Date: 4/16/17 5:22 pm
From: <reports...>
Subject: [cobirds] Dinosaur Ridge - Bird Conservancy of the Rockies (16 Apr 2017) 18 Raptors
Dinosaur Ridge - Bird Conservancy of the Rockies
Colorado, USA
Daily Raptor Counts: Apr 16, 2017
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Species Day's Count Month Total Season Total
------------------ ----------- -------------- --------------
Black Vulture 0 0 0
Turkey Vulture 4 33 33
Osprey 0 2 2
Bald Eagle 0 4 13
Northern Harrier 0 0 0
Sharp-shinned Hawk 1 18 28
Cooper's Hawk 1 33 38
Northern Goshawk 0 0 0
Red-shouldered Hawk 0 0 0
Broad-winged Hawk 2 3 3
Red-tailed Hawk 2 54 234
Rough-legged Hawk 0 0 0
Swainson's Hawk 2 5 5
Ferruginous Hawk 0 2 7
Golden Eagle 0 0 3
American Kestrel 2 25 37
Merlin 0 0 0
Peregrine Falcon 0 4 6
Prairie Falcon 1 4 5
Mississippi Kite 0 0 0
Unknown Accipiter 2 4 8
Unknown Buteo 1 9 24
Unknown Falcon 0 5 8
Unknown Eagle 0 0 0
Unknown Raptor 0 2 9

Total: 18 207 463
----------------------------------------------------------------------

Observation start time: 08:15:00
Observation end time: 14:15:00
Total observation time: 6 hours

Official Counter: Mike Fernandez

Observers: Carol Cwiklinski, Steve Small

Visitors:
Steve Small and Carol Cwiklinksi, widely experienced hawkwatchers, joined
early and for the duration. They hawkwatch all over the country and Carol
has been employed by Hawkwatch International in the education area and also
helped with pilot testing new sites. They have just relocated to Denver and
hope to be regulars once they settle in. Busy day on the trail, but few
curiosity seekers.


Weather:
Almost all the action today, locals and migrators, was on the west side.
Mild winds were from the east most of the day and temperatures rose quickly
in cloudless skies making height of flight a challenge.

Raptor Observations:
Other than local Kestrels hunting the east side and local Turkey Vulters
managing low on the west side, it was all high flyers to the west. So today
we came up with a new bird code: "US" (Unidentified Specks, or "BS," Black
Specks). On arrival, a column of several local US's appeared far down
Ridge. Then two brightly colored local Cooper's Hawks appeared overhead
only to melt into the sun; given the day, I'm not sure if they were real or
a Greek myth. Repeated columns of non-migrating mixed birds (Common Ravens,
Turkey Vultures, Red-Taileds, Accipiters) over Westridge appeared several
times during the watch. The local Golden Eagle did rise to overhead from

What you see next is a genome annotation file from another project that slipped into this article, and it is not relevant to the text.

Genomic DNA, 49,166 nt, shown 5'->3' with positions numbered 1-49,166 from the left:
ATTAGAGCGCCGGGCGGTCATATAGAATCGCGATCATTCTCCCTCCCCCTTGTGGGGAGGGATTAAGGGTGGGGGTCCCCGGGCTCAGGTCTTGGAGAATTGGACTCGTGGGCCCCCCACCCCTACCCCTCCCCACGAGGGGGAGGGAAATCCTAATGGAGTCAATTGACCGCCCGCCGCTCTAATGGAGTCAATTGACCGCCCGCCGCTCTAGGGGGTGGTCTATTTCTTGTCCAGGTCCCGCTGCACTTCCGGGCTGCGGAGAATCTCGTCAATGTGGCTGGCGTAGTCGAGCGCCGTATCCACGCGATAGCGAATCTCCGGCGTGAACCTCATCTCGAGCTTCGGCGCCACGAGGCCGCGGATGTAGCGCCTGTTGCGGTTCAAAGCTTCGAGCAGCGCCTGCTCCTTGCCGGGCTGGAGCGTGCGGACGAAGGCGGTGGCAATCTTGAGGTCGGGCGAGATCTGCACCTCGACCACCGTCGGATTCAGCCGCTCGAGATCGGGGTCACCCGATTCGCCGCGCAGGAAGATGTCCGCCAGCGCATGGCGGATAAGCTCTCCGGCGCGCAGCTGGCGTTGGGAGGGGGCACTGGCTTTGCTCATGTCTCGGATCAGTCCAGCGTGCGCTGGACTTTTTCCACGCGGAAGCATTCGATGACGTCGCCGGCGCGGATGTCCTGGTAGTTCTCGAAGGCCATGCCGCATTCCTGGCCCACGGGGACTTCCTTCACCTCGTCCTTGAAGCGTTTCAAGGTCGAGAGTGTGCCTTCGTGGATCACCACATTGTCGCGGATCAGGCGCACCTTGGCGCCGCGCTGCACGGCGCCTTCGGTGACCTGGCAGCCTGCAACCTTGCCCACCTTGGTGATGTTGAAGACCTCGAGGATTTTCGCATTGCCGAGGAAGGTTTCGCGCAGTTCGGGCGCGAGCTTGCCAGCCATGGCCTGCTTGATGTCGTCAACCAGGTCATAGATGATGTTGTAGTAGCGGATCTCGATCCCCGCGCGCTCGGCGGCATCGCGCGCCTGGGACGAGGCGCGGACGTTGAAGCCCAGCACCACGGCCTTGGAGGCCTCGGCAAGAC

the southwest. It was good to see Broad-wingeds and Swainson's continue
moving through.

Non-raptor Observations:
Non Raptors seen or heard today: American White Pelican (6), White-throated
Swift (7), Woodhouse's Scrub-Jay (3), Black-billed Magpie (5), American
Crow (4), Common Raven (7), Violet-green Swallow (6), Black-capped
Chickadee (2), Mountain Chickadee (2), Canyon Wren (1), Western Bluebird
(3), American Robin (1), Spotted Towhee (3), Western Meadowlark (2), House
Finch (2). A small group of white-tailed deer kept an eye on us from the
bottom of the east side mid day.

Predictions:
Hopefully more Swainson's and Broad-wingeds; and lower heights of flight.
If you have a scope, bring it. That plus sunscreen.
========================================================================
Report submitted by Bird Conservancy of the Rockies (<jeff.birek...>)
Dinosaur Ridge - Bird Conservancy of the Rockies information may be found at:
http://www.birdconservancy.org/


Site Description:
Dinosaur Ridge is the only regularly staffed hawkwatch in Colorado and is
the best place in the world to see migrating Ferruginous Hawks. Dinosaur
Ridge may be the best place in the country to see the rare dark morph of
the Broad-winged Hawk (a few are seen each spring). Hawkwatchers who linger
long enough may see resident Golden Eagles, Red-tailed Hawks and Prairie
Falcons, in addition to migrating Swainson's, Cooper's and Sharp-shinned
Hawks, American Kestrels and Turkey Vultures. Peregrine Falcons and
Ferruginous Hawks are uncommon; Northern Goshawk is rare but regular.
Non-raptor species include Rock Wren, and sometimes Bushtit, Western
Bluebird, Sandhill Crane, White-throated Swift, American White Pelican or
Dusky Grouse. Birders are always welcome.
The hawkwatch is generally staffed by volunteers from Bird Conservancy of
the Rockies from about 9 AM to around 3 PM from March 1st to May 7th.

Directions to site:
From exit 259 on I-70 towards Morrison, drive south under freeway and take
left into first parking lot, the Stegosaurus lot. Follow small signs from
the south side of lot to hawkwatch site. The hike starts heading east on an
old two-track and quickly turns south onto a trail on the west side of the
ridge. When the trail nears the top of the ridge, turn left, head through
the gate, and walk to the clearly-visible, flat area at the crest of the
ridge.


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